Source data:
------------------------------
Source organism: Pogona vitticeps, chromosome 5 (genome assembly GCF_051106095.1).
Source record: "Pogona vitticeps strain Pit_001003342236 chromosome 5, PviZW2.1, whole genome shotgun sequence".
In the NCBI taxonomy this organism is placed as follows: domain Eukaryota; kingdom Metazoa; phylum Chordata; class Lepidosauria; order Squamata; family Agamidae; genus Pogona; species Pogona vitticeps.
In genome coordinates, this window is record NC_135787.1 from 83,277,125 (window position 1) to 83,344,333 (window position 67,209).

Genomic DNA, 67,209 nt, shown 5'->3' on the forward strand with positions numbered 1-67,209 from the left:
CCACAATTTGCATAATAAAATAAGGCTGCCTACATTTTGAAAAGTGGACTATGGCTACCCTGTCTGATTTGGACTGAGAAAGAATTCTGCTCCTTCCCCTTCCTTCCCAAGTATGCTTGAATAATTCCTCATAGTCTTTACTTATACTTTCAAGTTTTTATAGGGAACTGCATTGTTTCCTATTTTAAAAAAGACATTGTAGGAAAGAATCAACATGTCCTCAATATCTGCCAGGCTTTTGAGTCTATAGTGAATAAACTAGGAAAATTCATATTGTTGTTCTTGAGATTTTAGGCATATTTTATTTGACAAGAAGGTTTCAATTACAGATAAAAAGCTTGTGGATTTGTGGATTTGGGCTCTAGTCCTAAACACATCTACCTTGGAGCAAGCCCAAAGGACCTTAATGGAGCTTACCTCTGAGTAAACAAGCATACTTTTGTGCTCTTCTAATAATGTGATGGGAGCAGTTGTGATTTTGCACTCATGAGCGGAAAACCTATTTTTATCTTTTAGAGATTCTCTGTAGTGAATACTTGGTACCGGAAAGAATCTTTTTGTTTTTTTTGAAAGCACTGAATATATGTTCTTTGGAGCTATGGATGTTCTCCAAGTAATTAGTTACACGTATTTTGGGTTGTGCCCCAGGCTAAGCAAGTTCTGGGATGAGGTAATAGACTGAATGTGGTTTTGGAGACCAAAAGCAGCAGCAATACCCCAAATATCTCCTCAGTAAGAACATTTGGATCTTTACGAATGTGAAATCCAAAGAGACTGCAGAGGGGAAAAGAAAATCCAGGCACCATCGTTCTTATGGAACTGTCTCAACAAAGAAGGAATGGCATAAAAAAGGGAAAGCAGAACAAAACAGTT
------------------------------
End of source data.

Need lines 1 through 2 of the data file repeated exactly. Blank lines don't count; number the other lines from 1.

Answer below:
Source organism: Pogona vitticeps, chromosome 5 (genome assembly GCF_051106095.1).
Source record: "Pogona vitticeps strain Pit_001003342236 chromosome 5, PviZW2.1, whole genome shotgun sequence".